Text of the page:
Florida A&M University officials said Thursday they have made significant progress toward correcting a slew of financial problems at the historically black school.
FAMU president Fred Gainous shared the school's detailed "action plan" with the state Board of Governors, assuring members the school has brought accountability and efficiency to the Tallahassee campus.
"The plan is a good first step," said Jim Corbin, chairman of the FAMU board of trustees. "There's a long way to go But I think we are headed in the right direction."
During their lengthy questioning of Gainous and Corbin, several members of the Board of Governors said the school has made great strides since its financial crisis surfaced in December.
"Both the administration and the trustees have done 110 percent," said Miguel DeGrandy, chairman of the audit committee. "They've done a heck of a job."
That message was considerably different from the one board members delivered a few months ago, when they told Gainous to stop making excuses and fix the problems at the 13,000-student school.
Those problems included sloppy business practices that cost hundreds of thousands of dollars, questionable and unapproved expenses, millions of dollars that could not be accounted for and a dysfunctional financial aid system.
The situation got so bad that state officials refused to issue paychecks to 19 top FAMU administrators until the school turned over crucial financial records. The school complied, but it was six weeks late.
Gainous attributed most of the university's problems to accounting and software issues. He said the school's financial offices had not been modernized, but assured the committee that no money was stolen or missing.
"It was not a misappropriation, but an issue of not reporting," he said.
Gainous told the Board of Governors that FAMU had completed 38 of its 149 tasks, including hiring a new financial chief and financial aid director.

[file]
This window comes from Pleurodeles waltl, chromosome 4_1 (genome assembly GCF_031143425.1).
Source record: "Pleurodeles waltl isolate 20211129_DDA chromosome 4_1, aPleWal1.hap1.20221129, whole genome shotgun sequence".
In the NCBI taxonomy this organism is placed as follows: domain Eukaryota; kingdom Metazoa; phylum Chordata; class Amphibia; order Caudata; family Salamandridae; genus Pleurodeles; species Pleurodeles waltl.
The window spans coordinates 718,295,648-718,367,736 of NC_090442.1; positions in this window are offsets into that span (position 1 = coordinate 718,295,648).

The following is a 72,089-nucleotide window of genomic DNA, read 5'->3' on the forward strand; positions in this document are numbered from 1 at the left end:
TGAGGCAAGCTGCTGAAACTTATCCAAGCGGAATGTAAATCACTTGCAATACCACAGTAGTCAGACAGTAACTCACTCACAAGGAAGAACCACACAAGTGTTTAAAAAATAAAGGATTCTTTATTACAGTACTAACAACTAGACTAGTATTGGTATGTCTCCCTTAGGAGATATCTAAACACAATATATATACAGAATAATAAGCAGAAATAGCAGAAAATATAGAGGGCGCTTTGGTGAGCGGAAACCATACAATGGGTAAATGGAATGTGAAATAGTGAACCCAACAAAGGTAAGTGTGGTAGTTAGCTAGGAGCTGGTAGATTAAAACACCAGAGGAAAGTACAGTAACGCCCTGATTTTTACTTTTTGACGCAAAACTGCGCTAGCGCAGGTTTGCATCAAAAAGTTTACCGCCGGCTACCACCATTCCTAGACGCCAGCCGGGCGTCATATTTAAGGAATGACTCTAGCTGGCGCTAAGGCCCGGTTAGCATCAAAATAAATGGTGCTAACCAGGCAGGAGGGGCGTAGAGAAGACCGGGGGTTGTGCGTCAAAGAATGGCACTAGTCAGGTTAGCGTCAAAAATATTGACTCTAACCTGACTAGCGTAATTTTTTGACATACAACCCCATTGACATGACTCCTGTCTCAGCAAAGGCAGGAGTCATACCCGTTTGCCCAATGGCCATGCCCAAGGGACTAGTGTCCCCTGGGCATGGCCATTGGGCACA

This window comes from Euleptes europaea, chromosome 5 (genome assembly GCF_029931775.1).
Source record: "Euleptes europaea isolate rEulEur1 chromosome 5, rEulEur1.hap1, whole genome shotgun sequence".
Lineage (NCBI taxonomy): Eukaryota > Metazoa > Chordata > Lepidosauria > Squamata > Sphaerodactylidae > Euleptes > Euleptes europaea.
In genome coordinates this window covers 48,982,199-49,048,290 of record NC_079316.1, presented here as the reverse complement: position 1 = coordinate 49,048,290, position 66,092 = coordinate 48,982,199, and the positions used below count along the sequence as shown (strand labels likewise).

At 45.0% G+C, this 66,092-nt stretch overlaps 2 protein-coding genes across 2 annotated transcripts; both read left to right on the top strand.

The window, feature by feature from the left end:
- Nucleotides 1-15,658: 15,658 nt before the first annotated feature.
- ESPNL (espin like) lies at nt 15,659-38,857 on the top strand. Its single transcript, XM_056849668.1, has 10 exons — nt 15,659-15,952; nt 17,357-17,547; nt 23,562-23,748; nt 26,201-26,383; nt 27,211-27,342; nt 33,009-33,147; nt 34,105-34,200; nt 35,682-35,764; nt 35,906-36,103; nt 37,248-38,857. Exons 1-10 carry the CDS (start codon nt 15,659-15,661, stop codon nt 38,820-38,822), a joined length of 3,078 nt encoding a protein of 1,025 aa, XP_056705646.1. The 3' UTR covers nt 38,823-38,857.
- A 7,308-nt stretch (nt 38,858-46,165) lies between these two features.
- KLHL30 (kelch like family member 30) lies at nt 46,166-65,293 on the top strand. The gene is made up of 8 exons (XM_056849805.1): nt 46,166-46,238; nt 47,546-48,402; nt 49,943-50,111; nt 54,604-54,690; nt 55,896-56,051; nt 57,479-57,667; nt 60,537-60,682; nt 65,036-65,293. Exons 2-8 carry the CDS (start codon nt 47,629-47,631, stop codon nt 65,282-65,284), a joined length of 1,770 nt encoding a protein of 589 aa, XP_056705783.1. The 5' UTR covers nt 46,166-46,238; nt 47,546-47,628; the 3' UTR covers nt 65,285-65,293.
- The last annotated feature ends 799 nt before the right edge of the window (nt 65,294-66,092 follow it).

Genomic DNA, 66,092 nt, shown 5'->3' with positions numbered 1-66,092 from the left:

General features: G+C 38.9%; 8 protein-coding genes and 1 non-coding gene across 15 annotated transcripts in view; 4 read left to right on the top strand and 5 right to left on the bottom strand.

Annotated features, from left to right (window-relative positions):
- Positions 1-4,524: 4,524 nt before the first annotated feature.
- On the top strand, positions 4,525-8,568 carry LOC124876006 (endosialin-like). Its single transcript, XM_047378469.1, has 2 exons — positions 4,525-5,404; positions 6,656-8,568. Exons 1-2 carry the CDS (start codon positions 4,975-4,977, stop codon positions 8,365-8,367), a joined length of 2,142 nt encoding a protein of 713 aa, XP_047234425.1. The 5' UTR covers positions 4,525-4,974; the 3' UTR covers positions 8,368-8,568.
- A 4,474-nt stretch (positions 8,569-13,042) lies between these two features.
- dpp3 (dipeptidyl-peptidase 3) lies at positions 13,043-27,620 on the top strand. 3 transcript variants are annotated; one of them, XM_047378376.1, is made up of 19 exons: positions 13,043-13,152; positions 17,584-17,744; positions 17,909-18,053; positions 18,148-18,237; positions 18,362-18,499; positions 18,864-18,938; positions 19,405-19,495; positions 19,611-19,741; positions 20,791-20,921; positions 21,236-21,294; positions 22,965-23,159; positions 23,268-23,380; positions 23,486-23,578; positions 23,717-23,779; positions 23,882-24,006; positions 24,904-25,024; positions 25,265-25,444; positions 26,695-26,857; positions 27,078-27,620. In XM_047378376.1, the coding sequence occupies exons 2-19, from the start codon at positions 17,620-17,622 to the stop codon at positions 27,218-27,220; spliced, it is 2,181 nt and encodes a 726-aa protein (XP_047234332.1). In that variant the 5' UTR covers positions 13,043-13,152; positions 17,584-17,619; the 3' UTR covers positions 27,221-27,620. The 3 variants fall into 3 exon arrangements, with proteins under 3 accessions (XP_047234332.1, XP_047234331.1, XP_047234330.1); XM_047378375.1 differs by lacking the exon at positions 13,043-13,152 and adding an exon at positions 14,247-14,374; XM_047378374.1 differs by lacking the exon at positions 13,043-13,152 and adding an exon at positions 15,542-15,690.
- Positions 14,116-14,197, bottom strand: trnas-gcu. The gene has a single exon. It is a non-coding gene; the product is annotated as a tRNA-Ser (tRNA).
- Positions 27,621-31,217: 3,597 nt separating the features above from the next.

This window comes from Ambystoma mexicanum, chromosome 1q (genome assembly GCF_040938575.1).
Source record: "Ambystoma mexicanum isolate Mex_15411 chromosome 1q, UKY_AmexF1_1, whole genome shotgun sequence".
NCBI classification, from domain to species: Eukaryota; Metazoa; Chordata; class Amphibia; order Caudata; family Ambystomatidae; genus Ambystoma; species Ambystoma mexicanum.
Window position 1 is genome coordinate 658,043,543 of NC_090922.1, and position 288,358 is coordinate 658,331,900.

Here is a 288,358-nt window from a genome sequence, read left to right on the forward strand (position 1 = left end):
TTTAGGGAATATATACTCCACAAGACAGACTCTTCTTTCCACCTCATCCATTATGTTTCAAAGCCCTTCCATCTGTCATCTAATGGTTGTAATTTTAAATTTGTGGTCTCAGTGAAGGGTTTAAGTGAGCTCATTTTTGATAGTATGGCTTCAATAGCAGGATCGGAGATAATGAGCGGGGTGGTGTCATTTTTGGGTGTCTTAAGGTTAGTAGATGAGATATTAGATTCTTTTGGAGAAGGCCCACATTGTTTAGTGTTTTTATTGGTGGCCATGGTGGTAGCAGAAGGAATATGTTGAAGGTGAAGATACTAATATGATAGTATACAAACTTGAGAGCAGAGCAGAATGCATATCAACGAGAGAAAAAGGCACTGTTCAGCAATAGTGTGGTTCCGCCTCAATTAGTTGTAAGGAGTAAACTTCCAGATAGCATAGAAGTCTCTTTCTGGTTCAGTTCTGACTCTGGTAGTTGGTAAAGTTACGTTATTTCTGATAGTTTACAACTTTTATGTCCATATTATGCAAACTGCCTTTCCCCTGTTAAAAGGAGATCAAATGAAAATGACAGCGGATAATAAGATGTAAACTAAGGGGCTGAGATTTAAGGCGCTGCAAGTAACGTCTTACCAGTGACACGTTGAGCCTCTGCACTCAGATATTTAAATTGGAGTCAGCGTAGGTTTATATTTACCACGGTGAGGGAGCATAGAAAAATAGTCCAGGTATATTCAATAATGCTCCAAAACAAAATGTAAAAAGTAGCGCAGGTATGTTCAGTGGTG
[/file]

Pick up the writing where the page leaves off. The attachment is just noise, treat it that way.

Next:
But board members told Gainous he also has a public relations problem. They blamed the media, saying it treats the school differently from Florida's other universities.
The St. Petersburg Times reported two weeks ago that several members of the former state Board of Regents took it easier on FAMU, or granted requests not available to other schools, in part because they had become wary of the school's emphasis on race.
Much of that dynamic, they say, took root during the long tenure of former FAMU president Frederick Humphries, who often used race as a lobbying tool or let alumni and legislators do it for him.
"I want to officially go on record today that I am treatingFAMU like every other university," said Castell Bryant, a board member and FAMU graduate. "We are not doing FAMU any good by not expecting them to live up to standards others have to. It's almost insulting to me."
FAMU trustees have hired a consultant to evaluate Gainous, and will use that evaluation to determine whether he should remain on the job. The school also will update the Board of Governors on its progress at a meeting in April.
"FAMU is going to survive. We will continue to lead this nation with African-American graduates," state Rep. Ed Jennings, D-Gainesville, said at the meeting.
In other action, the board endorsed Gov. Jeb. Bush's recommendation to increase university tuition 7.5 percent for in-state, undergraduate students and 12.5 percent for out-of-state and graduate students. The proposal must be approved by state lawmakers.
Board broaches idea of more medical schools
GAINESVILLE _ The Board of Governors had a workshop Thursday on whether there is a need for more doctors in Florida.
Florida International University plans to file a formal request next month seeking the board's approval to open a medical school, while trustees at the University of Central Florida have started examining a similar possibility.
Florida has public medical schools at the University of Florida, the University of South Florida and Florida State University. The University of Miami operates a private medical school.
Dr. Robert Watson, senior associate dean for education affairs at the University of Florida College of Medicine, said that with the state's aging population and the aging of its physicians, "Florida will need additional future physicians."
But, he said, new medical schools may not be the best way to increase the physician supply.
The board plans to conduct another session on the subject in February.